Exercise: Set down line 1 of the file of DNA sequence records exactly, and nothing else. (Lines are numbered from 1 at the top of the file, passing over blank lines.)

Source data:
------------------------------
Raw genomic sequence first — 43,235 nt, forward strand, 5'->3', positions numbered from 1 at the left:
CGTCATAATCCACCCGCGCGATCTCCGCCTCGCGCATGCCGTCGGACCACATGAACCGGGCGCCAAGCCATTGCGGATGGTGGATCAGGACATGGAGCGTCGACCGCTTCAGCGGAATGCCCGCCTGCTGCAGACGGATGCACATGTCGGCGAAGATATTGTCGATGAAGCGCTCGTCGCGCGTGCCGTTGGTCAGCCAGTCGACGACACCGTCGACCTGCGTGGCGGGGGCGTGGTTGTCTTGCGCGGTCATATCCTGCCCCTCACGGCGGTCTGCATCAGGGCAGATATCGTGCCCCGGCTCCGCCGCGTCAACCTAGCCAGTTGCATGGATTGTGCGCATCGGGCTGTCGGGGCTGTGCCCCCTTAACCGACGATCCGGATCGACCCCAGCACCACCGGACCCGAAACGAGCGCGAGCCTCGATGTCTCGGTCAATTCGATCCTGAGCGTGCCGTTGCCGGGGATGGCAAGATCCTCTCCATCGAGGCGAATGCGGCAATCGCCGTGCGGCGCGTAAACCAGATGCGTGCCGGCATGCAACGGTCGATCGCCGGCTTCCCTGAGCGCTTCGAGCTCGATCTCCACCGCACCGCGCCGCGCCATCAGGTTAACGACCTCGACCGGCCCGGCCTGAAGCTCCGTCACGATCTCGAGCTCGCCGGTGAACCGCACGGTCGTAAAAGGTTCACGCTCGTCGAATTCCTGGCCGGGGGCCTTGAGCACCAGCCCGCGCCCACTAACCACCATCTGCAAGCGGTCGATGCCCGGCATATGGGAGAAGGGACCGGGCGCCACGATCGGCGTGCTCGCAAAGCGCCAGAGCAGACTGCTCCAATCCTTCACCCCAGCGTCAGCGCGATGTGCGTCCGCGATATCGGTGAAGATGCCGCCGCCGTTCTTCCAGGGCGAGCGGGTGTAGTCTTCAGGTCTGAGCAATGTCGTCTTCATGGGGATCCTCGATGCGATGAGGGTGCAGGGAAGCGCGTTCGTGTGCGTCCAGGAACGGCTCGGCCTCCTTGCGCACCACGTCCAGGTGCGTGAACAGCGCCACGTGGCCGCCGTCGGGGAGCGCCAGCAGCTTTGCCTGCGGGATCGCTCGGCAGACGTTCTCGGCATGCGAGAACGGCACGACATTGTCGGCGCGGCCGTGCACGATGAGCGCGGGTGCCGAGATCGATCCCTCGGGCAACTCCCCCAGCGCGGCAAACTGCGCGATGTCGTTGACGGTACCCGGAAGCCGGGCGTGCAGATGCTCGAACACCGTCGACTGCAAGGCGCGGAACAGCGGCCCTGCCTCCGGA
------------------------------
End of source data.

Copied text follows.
Raw genomic sequence first — 43,235 nt, forward strand, 5'->3', positions numbered from 1 at the left: